This month was pride month (in case you'd missed that small fact), so I endeavoured to only read queer books! Not too different from the norm for me, to be honest, but it was a conscious decision I made when choosing books to read this month. Let's dive in!
Red, White, and Royal Blue by Casey McQuinston was technically a reread, but I bought the audiobook when my physical copy arrived so I could read them together. Since reading an ARC back in May via Netgalley, RWRB has become my new favourite book. I've almost exclusively been listening to the Spotify playlist because it just makes the feels flood right back in. The romance between Alex and Henry is endearing and sweet and real. Every time I think about the story, I want to pick it back up and read it all over again; hence why I've read it twice since May. Six stars out of five. New favourite book. New hyper-fixation / obsession.
Will You Still Love Me if I Love Her? by Elfie is a poetry chapbook I stumbled across on Twitter a few months ago. I caved and bought it on Amazon, dropped a bath bomb into my bath and flew through it in one sitting. These poems explore the dichotomy between religion and sexuality, and how the two can sit hand-in-hand, as well as general personal experiences and hardships associated with having a queer identity. Four stars for a stunning and deeply personal read!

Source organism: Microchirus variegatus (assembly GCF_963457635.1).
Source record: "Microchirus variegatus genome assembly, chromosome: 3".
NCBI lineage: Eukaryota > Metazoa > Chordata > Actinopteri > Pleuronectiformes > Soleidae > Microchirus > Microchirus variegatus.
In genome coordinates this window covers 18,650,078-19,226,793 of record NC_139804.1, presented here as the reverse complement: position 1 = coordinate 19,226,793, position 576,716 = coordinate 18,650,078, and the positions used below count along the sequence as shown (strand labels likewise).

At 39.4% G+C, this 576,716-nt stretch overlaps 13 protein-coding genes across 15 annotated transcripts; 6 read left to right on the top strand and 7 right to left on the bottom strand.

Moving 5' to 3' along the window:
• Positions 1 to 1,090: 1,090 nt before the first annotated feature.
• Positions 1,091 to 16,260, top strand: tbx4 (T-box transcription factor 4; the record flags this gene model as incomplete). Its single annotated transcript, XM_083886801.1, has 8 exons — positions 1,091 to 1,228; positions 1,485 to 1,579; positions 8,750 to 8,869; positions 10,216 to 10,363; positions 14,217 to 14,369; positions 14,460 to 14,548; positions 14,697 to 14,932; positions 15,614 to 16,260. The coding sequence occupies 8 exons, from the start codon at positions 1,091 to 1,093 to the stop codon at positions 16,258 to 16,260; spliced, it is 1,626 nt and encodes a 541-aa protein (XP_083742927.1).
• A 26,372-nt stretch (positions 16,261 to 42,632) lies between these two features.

Jilda's Ark by Verity Croker is an Australian YA novel that I received a free eARC of, in exchange for a review. Marketed as a story about family, self-discovery and environmental refugees, with a queer protagonist, I was excited to jump in and explore the story. However, I found the pacing of the book to be very odd, and the plot left me with alot of questions with no answers. The queer plotline seemed to have been thrown in for the sake of it, with no real purpose. What could have been a fun story about discovering your identity and the importance of family was lost in a confusing plot and strange setting. Two stars.
Happy Monday, all! Thankyou so much to AUS YA Bloggers and Walker Books Australia for providing me with a copy of this stunning book to review. The importance of queer stories and representation is dearly important to me, and I’m so thankful for the opportunity to participate in this tour!
What does it mean to be queer? What does it mean to be human?